LT-RPA: An Isothermal DNA Amplification Approach for Improved Microsatellite Genotyping and Microsatellite Instability Detection

Methods Mol Biol. 2023:2621:91-109. doi: 10.1007/978-1-0716-2950-5_7.


Microsatellites are short tandem repeats of one to six nucleotides that are highly polymorphic and extensively used as genetic markers in numerous biomedical applications, including the detection of microsatellite instability (MSI) in cancer. The standard analytical method for microsatellite analysis relies on PCR amplification followed by capillary electrophoresis or, more recently, next-generation sequencing (NGS). However, their amplification during PCR generates undesirable frameshift products known as stutter peaks caused by polymerase slippage, complicating data analysis and interpretation, while very few alternative methods for microsatellite amplification have been developed to reduce the formation of these artifacts. In this context, the recently developed low-temperature recombinase polymerase amplification (LT-RPA) is an isothermal DNA amplification method at low temperature (32 °C) that drastically reduces and sometimes completely abolishes the formation of stutter peaks. LT-RPA greatly simplifies the genotyping of microsatellites and improves the detection of MSI in cancer. In this chapter, we describe in detail all the experimental steps necessary for the development of LT-RPA simplex and multiplex assays for microsatellite genotyping and MSI detection, including the design, optimization, and validation of the assays combined with capillary electrophoresis or NGS.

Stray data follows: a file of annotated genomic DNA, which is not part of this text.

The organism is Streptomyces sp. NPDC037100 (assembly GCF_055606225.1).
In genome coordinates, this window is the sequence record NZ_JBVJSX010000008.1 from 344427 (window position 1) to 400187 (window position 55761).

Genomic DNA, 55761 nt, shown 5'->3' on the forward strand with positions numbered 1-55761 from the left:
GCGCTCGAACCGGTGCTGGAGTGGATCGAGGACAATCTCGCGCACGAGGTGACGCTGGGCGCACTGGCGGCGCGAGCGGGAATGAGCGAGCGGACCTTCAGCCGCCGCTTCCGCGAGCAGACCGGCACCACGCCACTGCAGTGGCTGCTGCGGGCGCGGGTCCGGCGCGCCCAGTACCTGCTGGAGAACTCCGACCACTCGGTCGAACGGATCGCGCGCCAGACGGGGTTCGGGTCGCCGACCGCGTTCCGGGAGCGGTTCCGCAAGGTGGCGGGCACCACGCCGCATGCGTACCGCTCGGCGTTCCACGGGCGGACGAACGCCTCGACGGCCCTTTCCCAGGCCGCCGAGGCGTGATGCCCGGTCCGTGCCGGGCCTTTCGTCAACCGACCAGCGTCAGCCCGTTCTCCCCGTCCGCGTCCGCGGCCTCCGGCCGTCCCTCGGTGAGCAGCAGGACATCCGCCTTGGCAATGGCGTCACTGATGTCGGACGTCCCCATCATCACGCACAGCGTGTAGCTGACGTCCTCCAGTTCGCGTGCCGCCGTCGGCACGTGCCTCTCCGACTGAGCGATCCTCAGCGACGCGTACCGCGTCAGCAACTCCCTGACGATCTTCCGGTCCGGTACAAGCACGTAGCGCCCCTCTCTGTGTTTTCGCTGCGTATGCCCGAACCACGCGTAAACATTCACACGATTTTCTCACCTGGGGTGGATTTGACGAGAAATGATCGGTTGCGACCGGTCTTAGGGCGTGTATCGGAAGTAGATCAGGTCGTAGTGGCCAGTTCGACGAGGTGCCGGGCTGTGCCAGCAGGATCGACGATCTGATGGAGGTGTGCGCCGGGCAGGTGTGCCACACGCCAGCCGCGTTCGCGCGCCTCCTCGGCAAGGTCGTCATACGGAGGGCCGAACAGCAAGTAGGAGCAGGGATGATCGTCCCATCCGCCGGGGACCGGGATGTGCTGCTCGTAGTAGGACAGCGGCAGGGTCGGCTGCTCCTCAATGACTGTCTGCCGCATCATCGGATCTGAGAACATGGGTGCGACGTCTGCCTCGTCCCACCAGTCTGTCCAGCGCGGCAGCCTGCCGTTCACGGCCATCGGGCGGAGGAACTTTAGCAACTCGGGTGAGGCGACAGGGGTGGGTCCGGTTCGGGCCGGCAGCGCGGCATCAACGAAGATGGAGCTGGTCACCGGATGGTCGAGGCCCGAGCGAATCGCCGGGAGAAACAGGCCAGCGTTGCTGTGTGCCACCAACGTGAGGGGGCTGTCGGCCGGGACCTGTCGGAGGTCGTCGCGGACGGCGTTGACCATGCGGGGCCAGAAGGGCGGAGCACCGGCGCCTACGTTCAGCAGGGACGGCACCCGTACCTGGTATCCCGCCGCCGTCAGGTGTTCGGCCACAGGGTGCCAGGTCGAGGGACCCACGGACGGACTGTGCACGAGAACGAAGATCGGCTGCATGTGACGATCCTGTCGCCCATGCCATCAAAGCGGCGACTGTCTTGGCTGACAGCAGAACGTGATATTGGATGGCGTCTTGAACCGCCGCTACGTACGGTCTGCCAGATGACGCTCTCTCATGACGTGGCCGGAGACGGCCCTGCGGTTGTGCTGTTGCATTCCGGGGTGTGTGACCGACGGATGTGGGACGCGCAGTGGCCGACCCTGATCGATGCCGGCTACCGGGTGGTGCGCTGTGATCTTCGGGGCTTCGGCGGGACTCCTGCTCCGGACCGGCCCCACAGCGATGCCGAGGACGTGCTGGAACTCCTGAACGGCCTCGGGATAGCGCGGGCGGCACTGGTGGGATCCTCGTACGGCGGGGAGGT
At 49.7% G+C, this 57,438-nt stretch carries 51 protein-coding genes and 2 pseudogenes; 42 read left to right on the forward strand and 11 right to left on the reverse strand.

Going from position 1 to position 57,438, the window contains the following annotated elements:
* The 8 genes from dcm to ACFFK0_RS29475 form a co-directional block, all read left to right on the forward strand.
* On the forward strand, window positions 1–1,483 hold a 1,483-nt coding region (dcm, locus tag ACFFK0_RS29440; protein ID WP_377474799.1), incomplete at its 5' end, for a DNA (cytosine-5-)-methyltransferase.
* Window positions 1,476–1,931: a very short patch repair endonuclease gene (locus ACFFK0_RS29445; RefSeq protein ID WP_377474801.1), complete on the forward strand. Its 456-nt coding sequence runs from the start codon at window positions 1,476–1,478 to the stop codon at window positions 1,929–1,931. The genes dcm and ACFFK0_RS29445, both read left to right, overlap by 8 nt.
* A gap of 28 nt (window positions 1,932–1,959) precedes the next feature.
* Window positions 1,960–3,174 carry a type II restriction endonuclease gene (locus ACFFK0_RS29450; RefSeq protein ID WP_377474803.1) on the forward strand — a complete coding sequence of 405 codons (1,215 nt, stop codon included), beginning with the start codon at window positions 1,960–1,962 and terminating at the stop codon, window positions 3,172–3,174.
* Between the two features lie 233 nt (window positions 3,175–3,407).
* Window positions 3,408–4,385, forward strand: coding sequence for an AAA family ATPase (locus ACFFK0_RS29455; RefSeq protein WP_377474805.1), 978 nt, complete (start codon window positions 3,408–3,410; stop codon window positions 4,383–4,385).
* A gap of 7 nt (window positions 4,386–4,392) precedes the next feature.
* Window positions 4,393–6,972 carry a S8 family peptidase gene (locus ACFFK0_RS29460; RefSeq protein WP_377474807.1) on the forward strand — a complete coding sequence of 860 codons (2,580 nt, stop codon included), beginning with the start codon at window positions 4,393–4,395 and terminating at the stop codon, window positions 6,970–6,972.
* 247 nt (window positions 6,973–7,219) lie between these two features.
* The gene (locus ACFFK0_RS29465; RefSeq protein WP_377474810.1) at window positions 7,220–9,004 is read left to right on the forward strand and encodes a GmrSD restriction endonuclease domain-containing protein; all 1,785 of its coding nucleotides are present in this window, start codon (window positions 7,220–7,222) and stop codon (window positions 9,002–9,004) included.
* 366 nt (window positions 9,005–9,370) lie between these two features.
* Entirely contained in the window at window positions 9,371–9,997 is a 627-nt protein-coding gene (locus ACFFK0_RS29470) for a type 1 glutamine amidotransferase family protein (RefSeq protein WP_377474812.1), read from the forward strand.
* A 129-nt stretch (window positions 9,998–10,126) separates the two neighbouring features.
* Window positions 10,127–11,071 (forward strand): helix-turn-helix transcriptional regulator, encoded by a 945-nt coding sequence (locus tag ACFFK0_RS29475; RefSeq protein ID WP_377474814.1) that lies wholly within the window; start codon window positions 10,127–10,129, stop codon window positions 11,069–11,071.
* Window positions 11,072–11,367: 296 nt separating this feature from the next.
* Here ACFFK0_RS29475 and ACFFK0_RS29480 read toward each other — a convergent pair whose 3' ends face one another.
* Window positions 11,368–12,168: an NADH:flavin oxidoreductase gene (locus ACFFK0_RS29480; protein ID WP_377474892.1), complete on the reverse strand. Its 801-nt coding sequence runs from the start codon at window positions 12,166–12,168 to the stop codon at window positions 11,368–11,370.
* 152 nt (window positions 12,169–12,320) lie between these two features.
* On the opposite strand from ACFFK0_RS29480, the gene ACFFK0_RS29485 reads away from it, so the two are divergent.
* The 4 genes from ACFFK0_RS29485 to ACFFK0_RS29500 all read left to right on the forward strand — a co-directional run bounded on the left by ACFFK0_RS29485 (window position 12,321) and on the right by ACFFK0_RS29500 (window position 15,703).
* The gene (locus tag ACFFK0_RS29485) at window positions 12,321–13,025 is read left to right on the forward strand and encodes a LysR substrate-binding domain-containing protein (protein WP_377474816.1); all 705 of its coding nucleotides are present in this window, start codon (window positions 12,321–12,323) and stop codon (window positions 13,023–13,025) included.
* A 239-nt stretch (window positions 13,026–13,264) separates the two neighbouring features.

Keywords: Cancer; Capillary electrophoresis fragment analysis; Microsatellite genotyping; Microsatellite instability; Next-generation sequencing; Recombinase polymerase amplification; Stutter peaks.

Publication types

  • Research Support, Non-U.S. Gov't

MeSH terms

  • DNA / genetics
  • Genotype
  • Humans
  • Microsatellite Instability*
  • Microsatellite Repeats
  • Neoplasms* / genetics
  • Nucleotidyltransferases
  • Recombinases / genetics


  • Recombinases
  • DNA
  • Nucleotidyltransferases